Microsoft digs in for the long term as the feds file anti-trust charges


As expected, the Department of Justice and more than 20 state's attorneys general filed antitrust charges against Microsoft Corp. on Monday -- the day that Microsoft released its new Windows 98 operating system to computer makers.

The government's case against the software giant focuses primarily on the relationship between the operating system and the Internet Explorer Web browsing software.

The government wants to force Microsoft to "unbundle" the Internet Explorer Web browser from the Windows 98 operating system.

If Microsoft isn't willing to do that, the government wants Microsoft to agree to distribute its competitor's Web browser -- Netscape Navigator -- with every copy of Windows 98.

While the suit is narrowly focused on the Web browser issue, the Justice Department could broaden the suit later, analysts say.

The suit filed by the states' attorneys general was broader in nature, alleging that Microsoft also exploited its monopoly in office productivity software as well as Windows operating system.

The suits don't seek to stop the release of Windows 98, which means the economic impact the suits have in the short-term will be minimal.

Computer makers and other software makers had complained that a delay in the release of Windows 98 would send economic shockwaves throughout a number of PC-related business sectors.

The most memorable comment that's been widely quoted in the days since the antitrust action came directly from Microsoft. In its response to the government's action, Microsoft's press release said that forcing the company to include the Netscape Navigator Web browser in the Windows 98 operating system is "like requiring Coca-Cola to include three cans of Pepsi in every six-pack it sells."

HIGH-SPEED ACCESS. If there's a common thread that unites Internet users, it's the desire to have faster access to the World Wide Web.

Well soon, for many BellSouth and GTE telephone subscribers, that day is on its way.

BellSouth recently announced its FastAccess high-speed Internet service.

FastAccess uses Asymmetric Digital Subscriber Line (ADSL) technology, and offers access 50 times faster than a 28.8 modem.

How fast is that?

According to a GTE's Web site, the entire Encyclopedia Britannica would take 54 hours to download via a 14.4 Kbps modem; it would take 31 minutes via ADSL.

Both companies plan to roll-out their consumer ADSL services this summer in selected areas.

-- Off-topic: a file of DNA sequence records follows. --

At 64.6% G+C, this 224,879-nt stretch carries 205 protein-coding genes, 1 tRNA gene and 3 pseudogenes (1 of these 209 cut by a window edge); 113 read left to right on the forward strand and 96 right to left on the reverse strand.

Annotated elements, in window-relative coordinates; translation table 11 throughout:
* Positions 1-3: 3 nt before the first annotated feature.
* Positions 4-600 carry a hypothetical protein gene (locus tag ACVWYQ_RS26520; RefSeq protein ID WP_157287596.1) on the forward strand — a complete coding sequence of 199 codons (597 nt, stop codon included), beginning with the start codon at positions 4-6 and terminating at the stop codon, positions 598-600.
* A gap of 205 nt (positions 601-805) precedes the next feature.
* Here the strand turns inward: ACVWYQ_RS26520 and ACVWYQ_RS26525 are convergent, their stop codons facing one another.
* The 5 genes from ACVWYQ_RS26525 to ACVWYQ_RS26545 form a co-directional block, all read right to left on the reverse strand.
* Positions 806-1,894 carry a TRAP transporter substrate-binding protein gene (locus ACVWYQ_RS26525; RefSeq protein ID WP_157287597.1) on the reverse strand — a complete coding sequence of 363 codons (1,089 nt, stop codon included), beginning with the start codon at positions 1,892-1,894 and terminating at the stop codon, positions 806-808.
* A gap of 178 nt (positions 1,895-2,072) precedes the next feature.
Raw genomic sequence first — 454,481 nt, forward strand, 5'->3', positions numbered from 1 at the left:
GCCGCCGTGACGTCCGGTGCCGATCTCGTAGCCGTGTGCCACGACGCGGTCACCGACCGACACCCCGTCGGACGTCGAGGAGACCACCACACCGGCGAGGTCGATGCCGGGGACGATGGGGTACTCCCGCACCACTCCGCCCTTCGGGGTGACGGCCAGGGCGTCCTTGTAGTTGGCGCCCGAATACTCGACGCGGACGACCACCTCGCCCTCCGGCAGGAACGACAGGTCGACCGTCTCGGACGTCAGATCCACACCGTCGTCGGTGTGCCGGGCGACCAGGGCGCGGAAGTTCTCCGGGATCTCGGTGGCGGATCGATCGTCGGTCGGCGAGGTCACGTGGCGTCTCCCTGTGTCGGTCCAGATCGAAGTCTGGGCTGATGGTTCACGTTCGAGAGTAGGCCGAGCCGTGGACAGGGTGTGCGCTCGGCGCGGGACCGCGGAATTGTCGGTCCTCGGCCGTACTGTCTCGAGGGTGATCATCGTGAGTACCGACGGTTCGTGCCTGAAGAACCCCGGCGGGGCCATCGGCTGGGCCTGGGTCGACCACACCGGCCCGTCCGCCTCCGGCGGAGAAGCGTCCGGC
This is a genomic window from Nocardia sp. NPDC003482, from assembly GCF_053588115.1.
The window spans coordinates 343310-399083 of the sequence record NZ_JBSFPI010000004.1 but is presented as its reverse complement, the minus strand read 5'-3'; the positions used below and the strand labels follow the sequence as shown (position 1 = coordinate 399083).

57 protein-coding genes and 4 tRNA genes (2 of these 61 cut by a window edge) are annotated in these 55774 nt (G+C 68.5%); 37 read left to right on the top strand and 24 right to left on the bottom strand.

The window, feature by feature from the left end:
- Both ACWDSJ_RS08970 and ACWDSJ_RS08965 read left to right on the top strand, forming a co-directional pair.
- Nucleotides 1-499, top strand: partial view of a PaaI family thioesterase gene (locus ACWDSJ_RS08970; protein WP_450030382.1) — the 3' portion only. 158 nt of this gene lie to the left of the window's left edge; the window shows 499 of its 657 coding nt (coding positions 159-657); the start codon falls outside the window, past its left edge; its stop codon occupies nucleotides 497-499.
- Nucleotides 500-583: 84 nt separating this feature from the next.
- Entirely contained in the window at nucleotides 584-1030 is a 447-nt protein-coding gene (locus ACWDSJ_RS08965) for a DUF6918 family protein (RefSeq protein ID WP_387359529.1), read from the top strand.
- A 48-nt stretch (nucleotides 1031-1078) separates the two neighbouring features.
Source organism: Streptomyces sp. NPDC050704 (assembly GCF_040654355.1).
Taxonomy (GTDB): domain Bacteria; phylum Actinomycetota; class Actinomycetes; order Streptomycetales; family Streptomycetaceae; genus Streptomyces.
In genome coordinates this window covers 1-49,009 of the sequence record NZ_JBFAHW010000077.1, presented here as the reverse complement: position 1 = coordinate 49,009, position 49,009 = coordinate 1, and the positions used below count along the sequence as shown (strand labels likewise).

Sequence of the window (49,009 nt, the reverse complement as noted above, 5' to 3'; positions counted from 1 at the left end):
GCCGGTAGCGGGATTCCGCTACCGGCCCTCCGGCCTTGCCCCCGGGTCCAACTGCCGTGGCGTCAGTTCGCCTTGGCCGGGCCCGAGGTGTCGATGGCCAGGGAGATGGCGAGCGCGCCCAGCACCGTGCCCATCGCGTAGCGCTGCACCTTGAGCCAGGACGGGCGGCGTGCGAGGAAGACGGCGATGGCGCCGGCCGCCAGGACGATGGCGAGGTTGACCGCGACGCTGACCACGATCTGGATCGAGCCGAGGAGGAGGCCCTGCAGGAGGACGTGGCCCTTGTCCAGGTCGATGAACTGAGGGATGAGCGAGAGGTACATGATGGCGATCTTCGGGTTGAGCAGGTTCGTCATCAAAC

GTE plans to offer fast access in Oregon, North Carolina, Indiana, and Washington State this summer. BellSouth will roll-out its service first in Atlanta, Jacksonville, Birmingham, New Orleans, Charlotte, Raleigh, and the Fort Lauderdale/South Florida areas.

The first GTE area to in Kentucky to receive ADSL access will be the Lexington campus of the University of Kentucky.

How does ADSL compare to cable modems?

Cable modems offer slightly higher speeds, but are less likely to be deployed anytime soon, since most cable TV networks don't support two-way transmission.

PC Week columnist Jesse Berst wrote earlier this month that ADSL is the only high-speed technology that's ready for a quick roll-out -- and for me, it's still not soon enough.

GTE's Web site didn't all the pricing details set, though a notice said the company would be devoting part of its site to ADSL access information. Price packages for ADSL access will range from $30 to $250 per month, excluding installation and equipment charges.

Both company's rates sound reasonable -- particularly if like me, you are shelling out for a second telephone line for your computer.

BellSouth's monthly rate will be $49.95 if you're a subscriber to BellSouth's Complete Choice or Business Choice telephone packages. For nonsubscribers, the monthly fee for unlimited monthly usage is $59.95 -- which includes regular Internet access, but not telephone service charges.

There are other charges to consider: First, a one-time $99.95 installation fee covers activation and installation. Secondly, ADSL access requires installing a card in your computer, and the phone company's equipment charges will add an additional $199.95.

Yes, it's a premium price, but for no-wait Web access -- plus the ADSL line also serves as your telephone line (and you can use it and surf the Web at the same time without interrupting either) -- it's worth considering.

And with the sudden increase in competition for local phone services, ADSL prices may wind up discounted.

For more details, visit the BellSouth and GTE Web sites at and respectively.

SEE YOU IN PICTURES. Eastman Kodak and America Online announced last week that AOL will soon offer its members electronic delivery of their pictures via the online service.

Dubbed "You've Got Pictures," AOL members will give their screen names to retailers when taking film in to be developed. The images will be delivered digitally to their AOL accounts.

The electronic delivery system will be available at more than 30,000 retailers that process Kodak film later this year.

Photos will be available within 48 hours of dropping the film off for processing.

YAHOO! SHAKEUP. The Yahoo! Web directory has dropped its partnership with the Alta Vista search engine and chosen to link with San Mateo, Calif.-based Inktomi.

Searches for Yahoo! made use of the search engine for performing more in-depth searches that went beyond the Yahoo! directory database.

When the partnership began more than a year ago, Alta Vista was primarily a search engine. In recent months, it has -- like Yahoo! -- expanded to offer additional services, including e-mail.

Inktomi is focusing solely on becoming a better search engine, according to a press release on the deal.

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